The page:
International students bring to American college campuses a sense of inclusiveness and diversity. In return, U.S. students expose their international counterparts to American customs including the ability to practice freedom of speech. In both cases, this mutually beneficial alliance formed among American students and those from abroad fortifies the campus community by and large.
Although research shows an increase in international student enrollment, we see that a majority of these students become dissatisfied with the American “college experience.” Uneven Experiences, a study exploring international students’ discontentment explains that, “many institutions have seen their international undergraduate enrollment numbers double, which has tested their ability to facilitate the academic and social integration of international students with diverse academic and cultural backgrounds.” Overall, this rising demand brings forth a slew of unsolved issues concerning international students.
Attracting and retaining international students can be especially impactful to an institution’s financial performance, its reputation and perceived brand value; so failing to meet the needs of this campus population isn’t something that should be ignored. Key to attracting and retaining international students is enhancing quality of life; creating an environment that helps them transition to life on campus with both the familiarity and comforts of home and ways to explore and connect on campus. Campus administrators must recognize the cultural disconnect among American and international cohorts. To strengthen the sense of community on campuses for international students institutions must promote leadership programs and clubs which rely on teamwork and togetherness. They must also expand college communities’ global perspective by adding classes and workshops focusing on multiculturalism – with an emphasis on thought-provoking conversation and dialogue. Furthermore, instilling a sense of confidence among international students, and helping them to feel safe, calls for both international and American students to participate in campus events which celebrate inclusiveness and promote cross-culturalism.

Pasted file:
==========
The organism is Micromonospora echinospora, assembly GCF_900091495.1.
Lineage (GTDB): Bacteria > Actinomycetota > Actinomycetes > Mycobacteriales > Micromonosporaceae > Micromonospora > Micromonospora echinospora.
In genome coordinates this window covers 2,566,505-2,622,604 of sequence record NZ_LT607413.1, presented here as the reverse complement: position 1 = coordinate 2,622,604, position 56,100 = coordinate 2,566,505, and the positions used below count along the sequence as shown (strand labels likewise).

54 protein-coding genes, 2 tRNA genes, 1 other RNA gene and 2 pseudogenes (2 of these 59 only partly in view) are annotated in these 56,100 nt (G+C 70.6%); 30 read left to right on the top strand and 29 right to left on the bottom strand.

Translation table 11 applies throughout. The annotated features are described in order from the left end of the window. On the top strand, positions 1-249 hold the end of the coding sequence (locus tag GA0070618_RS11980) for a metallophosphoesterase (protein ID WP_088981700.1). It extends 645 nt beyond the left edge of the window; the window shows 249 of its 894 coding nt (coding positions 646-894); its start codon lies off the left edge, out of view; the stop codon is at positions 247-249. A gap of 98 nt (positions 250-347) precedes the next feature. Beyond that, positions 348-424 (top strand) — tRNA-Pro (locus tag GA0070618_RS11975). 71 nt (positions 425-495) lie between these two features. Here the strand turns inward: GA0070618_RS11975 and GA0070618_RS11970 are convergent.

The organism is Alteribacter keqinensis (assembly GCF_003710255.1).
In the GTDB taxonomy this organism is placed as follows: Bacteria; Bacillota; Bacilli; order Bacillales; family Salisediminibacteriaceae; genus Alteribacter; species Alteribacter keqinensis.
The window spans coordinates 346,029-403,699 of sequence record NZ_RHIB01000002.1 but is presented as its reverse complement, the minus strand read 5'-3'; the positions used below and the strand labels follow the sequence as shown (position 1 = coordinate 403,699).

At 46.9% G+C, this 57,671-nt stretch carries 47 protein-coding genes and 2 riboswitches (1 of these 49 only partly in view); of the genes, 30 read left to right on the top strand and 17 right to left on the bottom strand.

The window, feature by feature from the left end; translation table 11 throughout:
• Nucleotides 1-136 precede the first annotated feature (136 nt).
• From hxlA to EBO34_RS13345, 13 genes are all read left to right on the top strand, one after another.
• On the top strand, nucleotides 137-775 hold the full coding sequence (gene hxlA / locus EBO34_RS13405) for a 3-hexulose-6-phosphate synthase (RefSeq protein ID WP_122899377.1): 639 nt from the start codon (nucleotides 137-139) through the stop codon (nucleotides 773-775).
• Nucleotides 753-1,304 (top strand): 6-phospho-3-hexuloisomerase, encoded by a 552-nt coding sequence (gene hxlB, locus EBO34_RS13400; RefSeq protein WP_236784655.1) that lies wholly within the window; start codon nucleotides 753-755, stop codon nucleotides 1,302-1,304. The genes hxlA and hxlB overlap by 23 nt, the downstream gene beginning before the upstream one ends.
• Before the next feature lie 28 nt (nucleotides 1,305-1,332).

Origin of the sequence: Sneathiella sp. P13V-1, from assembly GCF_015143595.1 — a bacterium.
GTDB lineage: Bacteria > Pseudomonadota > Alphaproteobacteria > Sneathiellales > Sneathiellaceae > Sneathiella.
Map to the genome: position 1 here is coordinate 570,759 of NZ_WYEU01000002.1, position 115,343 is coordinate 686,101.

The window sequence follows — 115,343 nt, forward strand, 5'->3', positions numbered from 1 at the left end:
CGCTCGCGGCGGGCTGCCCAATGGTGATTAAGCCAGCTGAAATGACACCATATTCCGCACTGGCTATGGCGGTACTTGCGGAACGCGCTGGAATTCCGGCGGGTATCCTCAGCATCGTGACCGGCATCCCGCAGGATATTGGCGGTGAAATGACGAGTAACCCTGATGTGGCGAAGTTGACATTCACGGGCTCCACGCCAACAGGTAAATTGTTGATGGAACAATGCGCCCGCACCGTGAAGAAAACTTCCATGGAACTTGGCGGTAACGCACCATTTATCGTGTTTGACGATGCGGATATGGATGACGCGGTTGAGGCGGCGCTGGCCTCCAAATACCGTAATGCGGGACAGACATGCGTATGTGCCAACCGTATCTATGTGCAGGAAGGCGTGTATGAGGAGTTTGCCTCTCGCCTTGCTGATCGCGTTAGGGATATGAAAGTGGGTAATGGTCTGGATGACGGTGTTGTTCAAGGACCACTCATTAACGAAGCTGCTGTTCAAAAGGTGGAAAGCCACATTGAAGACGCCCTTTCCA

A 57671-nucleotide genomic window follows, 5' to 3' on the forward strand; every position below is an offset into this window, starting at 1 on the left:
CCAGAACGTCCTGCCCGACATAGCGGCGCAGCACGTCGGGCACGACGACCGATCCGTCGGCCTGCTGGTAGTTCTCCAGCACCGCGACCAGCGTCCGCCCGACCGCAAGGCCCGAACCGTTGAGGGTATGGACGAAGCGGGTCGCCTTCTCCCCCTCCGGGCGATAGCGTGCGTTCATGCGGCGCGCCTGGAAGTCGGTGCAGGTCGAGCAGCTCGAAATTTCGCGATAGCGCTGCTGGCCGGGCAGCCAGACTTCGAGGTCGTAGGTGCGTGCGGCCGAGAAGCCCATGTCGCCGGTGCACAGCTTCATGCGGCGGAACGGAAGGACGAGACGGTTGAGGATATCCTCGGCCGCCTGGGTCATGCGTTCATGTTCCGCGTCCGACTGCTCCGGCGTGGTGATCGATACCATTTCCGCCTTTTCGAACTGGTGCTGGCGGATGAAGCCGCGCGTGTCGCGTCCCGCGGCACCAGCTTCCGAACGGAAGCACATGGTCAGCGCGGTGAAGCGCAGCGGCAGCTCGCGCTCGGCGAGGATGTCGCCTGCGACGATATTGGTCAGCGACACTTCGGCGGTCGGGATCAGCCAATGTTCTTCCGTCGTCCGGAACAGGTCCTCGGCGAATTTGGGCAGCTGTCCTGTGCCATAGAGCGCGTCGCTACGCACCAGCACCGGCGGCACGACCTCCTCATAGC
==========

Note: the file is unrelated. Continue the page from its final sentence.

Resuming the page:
In an article titled, “The Paradigm Shift in International Student Engagement” author Anh Le suggests educators completely reconstruct the entire system in which we engage with these students; this starts with renouncing the idea that international students are weak and defenseless. It also means opposing the idea that these students are “observers” of our culture when in fact they’re sharing their culture with our students as they navigate their own academic expeditions. Likewise, in supporting international students college communities must encourage these students to network and develop connections outside of their culture. These are connections that will help them prepare for success in academia and beyond. For example, international students greatly appreciate guidance given by professors or residence life directors. A simple reiteration of an assignment, an additional lesson on a topic to clear their confusion, or a personal invite to a campus event is a true sign of compassion in the eyes of an international student – something that is often taken for granted by their American counterparts. Lastly, as those hosting international students we are to treat them as active citizens by encouraging them to share their opinions, values, and beliefs on topics of contention. This not only supports our international cohorts, but exposes our students to worldly viewpoints – a quality exemplified when entering the workforce post academia.
In conclusion, the key to attracting and retaining international students is to foster environments where these students can feel safe, comfortable and confident—able to thrive and grow. This includes helping to develop a global perspective and to create a sense community among campuses. Additionally, it means to instill a sense of confidence among these students, so they not only positively impact our campuses but grow into the multicultural leaders needed to pioneer the future.
Barry Telford is the CEO of Universities West for Sodexo North America and the President of Sodexo Canada. A strong advocate for the new performance frontier: Quality of Life, Mr. Telford believes that great performance is driven by strong, inclusive leadership based on family and community-centered values and a commitment to serve others. Mr. Telford serves on the Board of the Sodexo Stop Hunger Foundation, Toronto’s Second Harvest and the Canadian Council of Aboriginal Business (CCAB).